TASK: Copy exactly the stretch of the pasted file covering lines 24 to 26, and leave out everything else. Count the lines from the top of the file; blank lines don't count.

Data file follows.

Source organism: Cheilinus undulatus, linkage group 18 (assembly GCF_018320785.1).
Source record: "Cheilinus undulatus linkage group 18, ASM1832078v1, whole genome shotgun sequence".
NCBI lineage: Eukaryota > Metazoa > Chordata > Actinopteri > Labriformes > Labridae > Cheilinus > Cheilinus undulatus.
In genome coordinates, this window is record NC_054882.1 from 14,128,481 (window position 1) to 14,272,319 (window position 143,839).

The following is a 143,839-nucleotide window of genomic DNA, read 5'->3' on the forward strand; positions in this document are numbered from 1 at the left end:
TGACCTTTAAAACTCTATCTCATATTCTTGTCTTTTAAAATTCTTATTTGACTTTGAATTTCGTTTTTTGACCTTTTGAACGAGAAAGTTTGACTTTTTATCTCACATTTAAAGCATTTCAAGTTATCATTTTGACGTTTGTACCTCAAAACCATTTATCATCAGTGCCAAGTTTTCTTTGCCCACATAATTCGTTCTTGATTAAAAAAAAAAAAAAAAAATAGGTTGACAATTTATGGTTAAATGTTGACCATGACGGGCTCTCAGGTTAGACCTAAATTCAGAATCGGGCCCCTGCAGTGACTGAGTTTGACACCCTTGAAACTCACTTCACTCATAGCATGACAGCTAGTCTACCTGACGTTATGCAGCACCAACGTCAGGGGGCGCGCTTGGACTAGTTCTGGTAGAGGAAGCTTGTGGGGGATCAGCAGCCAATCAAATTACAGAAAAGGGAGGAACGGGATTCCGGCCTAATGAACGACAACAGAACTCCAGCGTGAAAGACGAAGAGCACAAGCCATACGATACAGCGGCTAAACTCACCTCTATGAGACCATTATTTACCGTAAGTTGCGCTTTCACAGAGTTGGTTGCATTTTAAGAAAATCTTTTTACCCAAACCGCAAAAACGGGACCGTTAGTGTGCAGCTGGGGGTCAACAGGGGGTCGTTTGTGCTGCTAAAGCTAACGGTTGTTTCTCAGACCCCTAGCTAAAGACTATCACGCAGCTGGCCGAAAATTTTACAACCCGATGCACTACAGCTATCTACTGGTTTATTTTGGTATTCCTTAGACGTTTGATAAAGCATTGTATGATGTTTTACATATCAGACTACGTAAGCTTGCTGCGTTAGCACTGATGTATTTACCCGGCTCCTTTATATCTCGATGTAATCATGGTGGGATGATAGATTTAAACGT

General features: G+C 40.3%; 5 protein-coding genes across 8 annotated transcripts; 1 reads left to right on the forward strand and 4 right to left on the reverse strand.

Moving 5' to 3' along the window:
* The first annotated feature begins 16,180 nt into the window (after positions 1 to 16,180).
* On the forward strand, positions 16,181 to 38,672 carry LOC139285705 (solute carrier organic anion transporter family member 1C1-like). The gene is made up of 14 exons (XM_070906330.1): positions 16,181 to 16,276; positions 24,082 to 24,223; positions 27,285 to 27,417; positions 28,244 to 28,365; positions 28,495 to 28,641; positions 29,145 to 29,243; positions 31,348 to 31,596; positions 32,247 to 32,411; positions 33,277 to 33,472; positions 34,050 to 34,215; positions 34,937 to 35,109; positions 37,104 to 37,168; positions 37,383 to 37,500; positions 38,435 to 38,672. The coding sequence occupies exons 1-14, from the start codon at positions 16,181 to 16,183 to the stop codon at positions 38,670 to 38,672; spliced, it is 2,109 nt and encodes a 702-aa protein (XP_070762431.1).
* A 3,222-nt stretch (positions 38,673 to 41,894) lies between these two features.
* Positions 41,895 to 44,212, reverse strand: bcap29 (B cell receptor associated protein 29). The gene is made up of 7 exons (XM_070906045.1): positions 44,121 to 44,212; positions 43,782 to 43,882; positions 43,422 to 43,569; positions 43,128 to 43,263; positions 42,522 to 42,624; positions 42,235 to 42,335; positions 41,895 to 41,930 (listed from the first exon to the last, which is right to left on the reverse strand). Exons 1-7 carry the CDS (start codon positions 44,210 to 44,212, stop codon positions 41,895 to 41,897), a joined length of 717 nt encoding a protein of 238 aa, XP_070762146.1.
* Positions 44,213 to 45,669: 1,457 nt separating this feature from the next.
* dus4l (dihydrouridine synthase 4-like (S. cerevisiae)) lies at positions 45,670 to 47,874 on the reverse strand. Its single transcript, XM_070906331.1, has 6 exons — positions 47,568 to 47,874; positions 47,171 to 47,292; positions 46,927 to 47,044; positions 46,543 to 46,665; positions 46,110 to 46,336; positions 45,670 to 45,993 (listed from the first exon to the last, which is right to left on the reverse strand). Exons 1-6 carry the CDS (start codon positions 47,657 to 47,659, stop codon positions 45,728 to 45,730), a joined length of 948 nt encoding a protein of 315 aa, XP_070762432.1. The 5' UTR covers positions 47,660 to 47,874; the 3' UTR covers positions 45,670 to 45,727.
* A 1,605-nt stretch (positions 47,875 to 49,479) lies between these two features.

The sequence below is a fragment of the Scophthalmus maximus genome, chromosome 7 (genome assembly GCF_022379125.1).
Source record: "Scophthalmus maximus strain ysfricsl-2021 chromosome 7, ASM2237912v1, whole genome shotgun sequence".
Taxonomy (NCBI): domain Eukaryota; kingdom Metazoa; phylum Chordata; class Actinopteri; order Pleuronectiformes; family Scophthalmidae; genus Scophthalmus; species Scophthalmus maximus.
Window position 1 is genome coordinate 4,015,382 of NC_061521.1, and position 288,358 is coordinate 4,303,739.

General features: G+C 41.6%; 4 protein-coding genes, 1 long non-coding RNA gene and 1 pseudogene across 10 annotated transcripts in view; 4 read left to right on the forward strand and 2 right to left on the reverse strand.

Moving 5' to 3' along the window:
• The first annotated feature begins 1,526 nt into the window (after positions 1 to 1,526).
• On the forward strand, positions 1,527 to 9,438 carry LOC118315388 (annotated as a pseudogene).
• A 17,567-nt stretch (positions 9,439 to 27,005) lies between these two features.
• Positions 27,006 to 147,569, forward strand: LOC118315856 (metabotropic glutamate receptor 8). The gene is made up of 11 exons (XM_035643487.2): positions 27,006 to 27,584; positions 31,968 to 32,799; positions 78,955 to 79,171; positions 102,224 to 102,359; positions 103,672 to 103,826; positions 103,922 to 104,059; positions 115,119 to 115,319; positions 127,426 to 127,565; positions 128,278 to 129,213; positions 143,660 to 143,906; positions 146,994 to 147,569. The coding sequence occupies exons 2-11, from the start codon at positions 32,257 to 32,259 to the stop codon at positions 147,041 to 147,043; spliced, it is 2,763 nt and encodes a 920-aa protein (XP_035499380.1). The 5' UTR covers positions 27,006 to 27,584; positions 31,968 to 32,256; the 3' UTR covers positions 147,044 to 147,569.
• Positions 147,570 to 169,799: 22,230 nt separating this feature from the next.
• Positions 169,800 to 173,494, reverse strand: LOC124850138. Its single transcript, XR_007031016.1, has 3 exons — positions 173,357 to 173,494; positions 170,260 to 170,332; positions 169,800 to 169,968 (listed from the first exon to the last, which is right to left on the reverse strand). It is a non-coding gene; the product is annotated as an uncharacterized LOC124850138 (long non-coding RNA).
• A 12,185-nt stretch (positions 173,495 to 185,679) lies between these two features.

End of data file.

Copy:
• A 17,567-nt stretch (positions 9,439 to 27,005) lies between these two features.
• Positions 27,006 to 147,569, forward strand: LOC118315856 (metabotropic glutamate receptor 8). The gene is made up of 11 exons (XM_035643487.2): positions 27,006 to 27,584; positions 31,968 to 32,799; positions 78,955 to 79,171; positions 102,224 to 102,359; positions 103,672 to 103,826; positions 103,922 to 104,059; positions 115,119 to 115,319; positions 127,426 to 127,565; positions 128,278 to 129,213; positions 143,660 to 143,906; positions 146,994 to 147,569. The coding sequence occupies exons 2-11, from the start codon at positions 32,257 to 32,259 to the stop codon at positions 147,041 to 147,043; spliced, it is 2,763 nt and encodes a 920-aa protein (XP_035499380.1). The 5' UTR covers positions 27,006 to 27,584; positions 31,968 to 32,256; the 3' UTR covers positions 147,044 to 147,569.
• Positions 147,570 to 169,799: 22,230 nt separating this feature from the next.